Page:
QUEST FOR LOWER PRICES
While the FDA reviews drug-development data, it doesn’t fund
drug research. That’s on the pharmaceutical companies’ dime.
The FDA also “has no role in how drugs are priced,” says
Woodcock. She invokes former FDA Commissioner Mark
McClellan’s concerns about affordability.
“That was back in 2004,” she recalls. “I wrote a report in which
I discussed what we could do in FDA-regulated phases to make
drug trials and development programs more efficient and effective.
We’ve done a huge amount with public-private partnerships to
simplify trials, and we’re still working on that.” She’s also counting
on innovations such as electronic health records. “We can help
reduce the time needed for trials,” she says. “I believe we can lower
the cost of developing drugs through some of these measures.”
One of Woodcock’s top challenges in drug development and
regulation is figuring out why some people experience adverse
reactions to new drugs and others don’t. Sequencing the human
genome has brought about tissue typing to detect if someone has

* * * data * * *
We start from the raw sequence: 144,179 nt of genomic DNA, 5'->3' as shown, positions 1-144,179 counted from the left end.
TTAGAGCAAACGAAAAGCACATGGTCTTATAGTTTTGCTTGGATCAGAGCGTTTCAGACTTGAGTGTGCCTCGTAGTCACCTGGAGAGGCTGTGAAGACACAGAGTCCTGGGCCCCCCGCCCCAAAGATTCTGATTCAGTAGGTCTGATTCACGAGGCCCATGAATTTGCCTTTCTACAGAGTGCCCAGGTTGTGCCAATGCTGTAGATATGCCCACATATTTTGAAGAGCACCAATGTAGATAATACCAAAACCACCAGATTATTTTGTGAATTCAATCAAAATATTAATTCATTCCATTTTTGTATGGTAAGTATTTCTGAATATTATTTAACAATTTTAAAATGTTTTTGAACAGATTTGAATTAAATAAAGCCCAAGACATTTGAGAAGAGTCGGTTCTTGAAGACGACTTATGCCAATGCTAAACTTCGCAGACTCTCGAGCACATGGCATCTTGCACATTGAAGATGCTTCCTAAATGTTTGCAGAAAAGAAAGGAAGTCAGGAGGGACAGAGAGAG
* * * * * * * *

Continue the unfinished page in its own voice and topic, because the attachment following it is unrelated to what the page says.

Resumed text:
a rare allele that could react adversely to a drug. “We’re trying to
understand the biological basis of different human responses to
drugs,” Woodcock says.
During her 30 years with the FDA, Woodcock has worked
under several presidential administrations. While presidents
may express interest in certain topics — for Obama, it’s been the
epidemic in prescription opioid abuse, she says — the FDA has
been largely immune to the political winds. “The fundamental
work is very scientific, and we like to keep it that way,” Woodcock
says. “We’re more successful the more we keep it strictly based on
policy and the science that we have.”
Woodcock came to the FDA in 1986 as a part-time drug reviewer.
A rheumatologist and new mom, she’d been on the faculty at
the University of California, San Francisco doing research in
rheumatology when her husband got a job at the National Institutes
of Health in Bethesda, Md.
“I was hired by a biologic center, because I had experience
doing research on monoclonal antibodies, which were very
experimental,” she explains. Because this was the height of the
AIDS epidemic and she was helping to regulate a therapeutic
vaccine, “I got thrown into media things right away. ‘Oh, you
can do 60 Minutes.’
“Pretty soon I was supervising the whole IND [Investigational
New Drugs] Division at CDER, and then I was deputy director,”
she says. She’s been CDER director since 1994, except for a few
years when she served as the FDA’s deputy commissioner and
chief medical officer.
When asked how she manages to lead an operation of 5,000
people, she says, “I’ve always been looked to as a leader. At
Bucknell, they made me captain of the cheerleaders. I was terrible
at it, but I’ve always been somebody that people look to and ask,
‘What’s the next step?’ ”